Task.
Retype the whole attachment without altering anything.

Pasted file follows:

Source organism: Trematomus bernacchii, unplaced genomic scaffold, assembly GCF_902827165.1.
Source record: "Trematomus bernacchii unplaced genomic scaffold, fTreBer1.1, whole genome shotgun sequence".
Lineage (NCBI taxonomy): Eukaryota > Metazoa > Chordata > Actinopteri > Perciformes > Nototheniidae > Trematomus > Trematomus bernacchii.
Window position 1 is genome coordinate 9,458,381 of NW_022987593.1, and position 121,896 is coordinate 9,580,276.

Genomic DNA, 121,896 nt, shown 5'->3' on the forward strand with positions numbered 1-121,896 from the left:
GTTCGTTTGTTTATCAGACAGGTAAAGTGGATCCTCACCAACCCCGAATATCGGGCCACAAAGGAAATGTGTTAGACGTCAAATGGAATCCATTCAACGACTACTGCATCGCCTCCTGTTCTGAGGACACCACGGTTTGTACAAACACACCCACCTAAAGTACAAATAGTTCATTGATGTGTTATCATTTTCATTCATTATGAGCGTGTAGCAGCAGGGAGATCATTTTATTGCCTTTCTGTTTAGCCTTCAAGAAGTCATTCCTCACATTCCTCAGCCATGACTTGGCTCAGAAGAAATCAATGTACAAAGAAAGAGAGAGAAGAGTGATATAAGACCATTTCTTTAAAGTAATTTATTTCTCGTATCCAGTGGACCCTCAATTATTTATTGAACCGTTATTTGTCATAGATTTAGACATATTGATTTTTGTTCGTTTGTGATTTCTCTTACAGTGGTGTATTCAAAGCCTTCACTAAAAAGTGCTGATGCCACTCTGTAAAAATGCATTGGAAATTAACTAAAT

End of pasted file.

Source organism: Trematomus bernacchii, unplaced genomic scaffold, assembly GCF_902827165.1.
Source record: "Trematomus bernacchii unplaced genomic scaffold, fTreBer1.1, whole genome shotgun sequence".
Lineage (NCBI taxonomy): Eukaryota > Metazoa > Chordata > Actinopteri > Perciformes > Nototheniidae > Trematomus > Trematomus bernacchii.
Window position 1 is genome coordinate 9,458,381 of NW_022987593.1, and position 121,896 is coordinate 9,580,276.

Genomic DNA, 121,896 nt, shown 5'->3' on the forward strand with positions numbered 1-121,896 from the left:
GTTCGTTTGTTTATCAGACAGGTAAAGTGGATCCTCACCAACCCCGAATATCGGGCCACAAAGGAAATGTGTTAGACGTCAAATGGAATCCATTCAACGACTACTGCATCGCCTCCTGTTCTGAGGACACCACGGTTTGTACAAACACACCCACCTAAAGTACAAATAGTTCATTGATGTGTTATCATTTTCATTCATTATGAGCGTGTAGCAGCAGGGAGATCATTTTATTGCCTTTCTGTTTAGCCTTCAAGAAGTCATTCCTCACATTCCTCAGCCATGACTTGGCTCAGAAGAAATCAATGTACAAAGAAAGAGAGAGAAGAGTGATATAAGACCATTTCTTTAAAGTAATTTATTTCTCGTATCCAGTGGACCCTCAATTATTTATTGAACCGTTATTTGTCATAGATTTAGACATATTGATTTTTGTTCGTTTGTGATTTCTCTTACAGTGGTGTATTCAAAGCCTTCACTAAAAAGTGCTGATGCCACTCTGTAAAAATGCATTGGAAATTAACTAAAT